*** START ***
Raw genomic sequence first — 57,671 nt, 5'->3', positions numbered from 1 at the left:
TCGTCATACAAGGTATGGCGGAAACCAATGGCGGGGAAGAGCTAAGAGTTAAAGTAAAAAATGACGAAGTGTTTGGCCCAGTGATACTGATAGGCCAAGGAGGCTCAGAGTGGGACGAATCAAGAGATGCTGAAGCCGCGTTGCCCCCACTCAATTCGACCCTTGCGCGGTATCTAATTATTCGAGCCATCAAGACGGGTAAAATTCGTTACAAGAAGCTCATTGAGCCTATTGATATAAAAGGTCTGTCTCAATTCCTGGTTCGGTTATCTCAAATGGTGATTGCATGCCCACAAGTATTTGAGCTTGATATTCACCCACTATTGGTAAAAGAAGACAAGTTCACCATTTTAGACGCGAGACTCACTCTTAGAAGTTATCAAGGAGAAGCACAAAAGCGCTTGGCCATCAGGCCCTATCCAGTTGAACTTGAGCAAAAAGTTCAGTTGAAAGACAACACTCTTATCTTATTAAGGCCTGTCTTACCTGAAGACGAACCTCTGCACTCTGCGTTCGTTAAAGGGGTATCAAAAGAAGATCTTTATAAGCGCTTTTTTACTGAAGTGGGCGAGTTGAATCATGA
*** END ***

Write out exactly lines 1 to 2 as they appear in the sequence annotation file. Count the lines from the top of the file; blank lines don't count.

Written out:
Raw genomic sequence first — 57,671 nt, 5'->3', positions numbered from 1 at the left:
TCGTCATACAAGGTATGGCGGAAACCAATGGCGGGGAAGAGCTAAGAGTTAAAGTAAAAAATGACGAAGTGTTTGGCCCAGTGATACTGATAGGCCAAGGAGGCTCAGAGTGGGACGAATCAAGAGATGCTGAAGCCGCGTTGCCCCCACTCAATTCGACCCTTGCGCGGTATCTAATTATTCGAGCCATCAAGACGGGTAAAATTCGTTACAAGAAGCTCATTGAGCCTATTGATATAAAAGGTCTGTCTCAATTCCTGGTTCGGTTATCTCAAATGGTGATTGCATGCCCACAAGTATTTGAGCTTGATATTCACCCACTATTGGTAAAAGAAGACAAGTTCACCATTTTAGACGCGAGACTCACTCTTAGAAGTTATCAAGGAGAAGCACAAAAGCGCTTGGCCATCAGGCCCTATCCAGTTGAACTTGAGCAAAAAGTTCAGTTGAAAGACAACACTCTTATCTTATTAAGGCCTGTCTTACCTGAAGACGAACCTCTGCACTCTGCGTTCGTTAAAGGGGTATCAAAAGAAGATCTTTATAAGCGCTTTTTTACTGAAGTGGGCGAGTTGAATCATGA